In a 2010 New York Times article, it was reported that 1 in 3 college students would transfer to a new university at some point in their secondary educational career. Yet a stigma still seems to surround transfer culture, and these attitudes can feel even more isolating for a student in transition. Deciding to transfer, though an enormous relief, comes with many negative strings attached: you're "a failure," "a loser," you just "couldn't handle it."
Although the negativity I faced at NYU was primarily academic, I still went through intense emotional back-and-force before finally pulling the trigger and leaving my dream school. To alleviate the financial burden of the (outrageously) expensive four-year university, as well as to complete Mizzou journalism requirements, I withdrew from New York University at the beginning of February and spent my second semester at home, going to my local community college. I was hit with a double-whammy: not only did I have to quickly mourn the death of my New York dreams, but I also had to move back home and attend an institution that I had been conditioned to believe was "beneath" me.
Just as there is a stigma with transferring while in college, there is an even greater stigma surrounding community college. Many believe it isn't "real college," or that it's much easier than a typical four-year university. This is just simply false. While it offers a different lifestyle, the course load and academics can be just as rigorous as any other school. Community college is an excellent option for any student in any situation, and many will use it as a financial or academic primer before transferring to a four-year university after completing their sophomore year. In fact, in a study conducted by the National Association for College Admission Counseling, it was found that "when looking only at public four-year colleges, 66 percent of transfer students come from community colleges." I am beyond grateful for my opportunity to spend the semester filling requirements at a community college, and am lucky to have gotten myself ahead in that environment, rather than continuing to earn pointless credits at NYU.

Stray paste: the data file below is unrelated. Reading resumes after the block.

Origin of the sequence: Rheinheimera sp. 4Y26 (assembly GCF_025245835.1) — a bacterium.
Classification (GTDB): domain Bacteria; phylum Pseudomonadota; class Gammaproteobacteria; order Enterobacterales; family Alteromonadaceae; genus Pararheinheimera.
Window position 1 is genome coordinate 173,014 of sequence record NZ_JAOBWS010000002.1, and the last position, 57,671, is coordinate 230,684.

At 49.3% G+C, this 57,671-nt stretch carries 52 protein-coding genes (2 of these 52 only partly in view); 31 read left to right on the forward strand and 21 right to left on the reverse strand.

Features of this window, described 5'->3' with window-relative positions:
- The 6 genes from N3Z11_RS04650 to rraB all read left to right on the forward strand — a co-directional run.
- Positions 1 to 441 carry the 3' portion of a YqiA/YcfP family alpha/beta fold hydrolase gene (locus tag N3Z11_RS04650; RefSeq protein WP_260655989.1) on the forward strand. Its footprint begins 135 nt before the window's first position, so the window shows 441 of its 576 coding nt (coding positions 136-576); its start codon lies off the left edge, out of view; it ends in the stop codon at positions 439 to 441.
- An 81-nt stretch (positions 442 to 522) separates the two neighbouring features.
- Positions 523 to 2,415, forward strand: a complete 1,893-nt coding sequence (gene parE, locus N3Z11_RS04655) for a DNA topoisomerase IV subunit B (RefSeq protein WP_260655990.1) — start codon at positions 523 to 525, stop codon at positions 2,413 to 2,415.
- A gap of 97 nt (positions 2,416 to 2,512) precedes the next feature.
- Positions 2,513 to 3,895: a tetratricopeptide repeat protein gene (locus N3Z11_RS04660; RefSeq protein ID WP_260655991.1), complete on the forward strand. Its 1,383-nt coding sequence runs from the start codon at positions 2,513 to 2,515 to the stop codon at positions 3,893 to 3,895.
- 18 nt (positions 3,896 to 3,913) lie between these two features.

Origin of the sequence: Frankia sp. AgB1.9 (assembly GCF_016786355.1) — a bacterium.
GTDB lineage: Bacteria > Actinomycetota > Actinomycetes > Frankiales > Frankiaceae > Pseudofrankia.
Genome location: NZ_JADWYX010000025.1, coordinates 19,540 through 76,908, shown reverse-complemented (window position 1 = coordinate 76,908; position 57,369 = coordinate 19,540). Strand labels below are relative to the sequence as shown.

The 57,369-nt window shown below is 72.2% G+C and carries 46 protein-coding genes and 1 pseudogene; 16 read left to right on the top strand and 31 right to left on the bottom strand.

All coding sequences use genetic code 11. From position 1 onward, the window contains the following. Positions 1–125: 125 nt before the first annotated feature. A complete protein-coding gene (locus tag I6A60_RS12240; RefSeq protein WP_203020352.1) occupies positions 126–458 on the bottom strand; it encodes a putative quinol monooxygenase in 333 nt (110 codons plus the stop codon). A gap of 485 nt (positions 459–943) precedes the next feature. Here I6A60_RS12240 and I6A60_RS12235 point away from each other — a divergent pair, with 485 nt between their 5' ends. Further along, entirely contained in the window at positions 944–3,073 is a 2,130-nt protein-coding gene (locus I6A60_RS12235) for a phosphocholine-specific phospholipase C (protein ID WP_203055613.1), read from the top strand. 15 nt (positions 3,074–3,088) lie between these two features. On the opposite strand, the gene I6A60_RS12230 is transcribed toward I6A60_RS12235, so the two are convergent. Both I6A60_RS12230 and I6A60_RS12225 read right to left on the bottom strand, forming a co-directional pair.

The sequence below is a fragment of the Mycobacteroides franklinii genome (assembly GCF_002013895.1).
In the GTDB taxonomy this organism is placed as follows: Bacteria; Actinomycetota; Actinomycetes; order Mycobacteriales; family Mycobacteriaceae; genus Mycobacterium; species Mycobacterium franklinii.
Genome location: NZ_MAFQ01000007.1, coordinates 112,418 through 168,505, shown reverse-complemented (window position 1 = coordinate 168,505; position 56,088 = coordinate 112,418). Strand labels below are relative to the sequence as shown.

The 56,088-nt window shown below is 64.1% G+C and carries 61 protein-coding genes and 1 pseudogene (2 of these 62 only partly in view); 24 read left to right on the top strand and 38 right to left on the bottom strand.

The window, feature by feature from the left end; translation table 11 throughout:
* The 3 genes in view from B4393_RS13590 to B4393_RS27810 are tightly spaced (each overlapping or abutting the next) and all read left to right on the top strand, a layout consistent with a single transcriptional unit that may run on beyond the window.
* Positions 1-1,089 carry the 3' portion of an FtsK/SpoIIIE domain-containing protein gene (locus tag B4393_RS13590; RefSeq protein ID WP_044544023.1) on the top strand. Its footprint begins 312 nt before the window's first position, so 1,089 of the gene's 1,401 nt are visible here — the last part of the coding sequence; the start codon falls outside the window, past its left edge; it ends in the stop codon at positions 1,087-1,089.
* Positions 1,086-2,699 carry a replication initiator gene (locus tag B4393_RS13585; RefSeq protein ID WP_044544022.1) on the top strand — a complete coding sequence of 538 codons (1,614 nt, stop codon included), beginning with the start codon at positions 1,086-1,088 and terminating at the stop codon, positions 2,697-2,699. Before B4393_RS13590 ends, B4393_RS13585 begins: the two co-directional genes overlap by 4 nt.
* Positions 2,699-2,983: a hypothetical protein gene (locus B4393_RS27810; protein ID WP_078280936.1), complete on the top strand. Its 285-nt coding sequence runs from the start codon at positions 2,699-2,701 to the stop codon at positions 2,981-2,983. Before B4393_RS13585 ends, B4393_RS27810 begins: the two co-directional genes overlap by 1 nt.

Do I have any regrets? Nope! My heart was set on New York, and I'm glad I was able to go and realize it wasn't the right place for me right now. I will always love the city, and know I'll return someday, whenever that may be. I've encountered challenges in my time at home (having grown adults say, "So, you couldn't do NYU? I'm sure the classes were really hard for you," and having to correct them with, "No, I actually got a 3.6 GPA, but thanks!" isn't super fun), but I'm ready to move forward with my life in Missouri come fall. Although it isn't the mecca of craziness, love, lights and culture that New York City is, I'm excited to express my unique and unconventional self at the University of Missouri, stigma-free.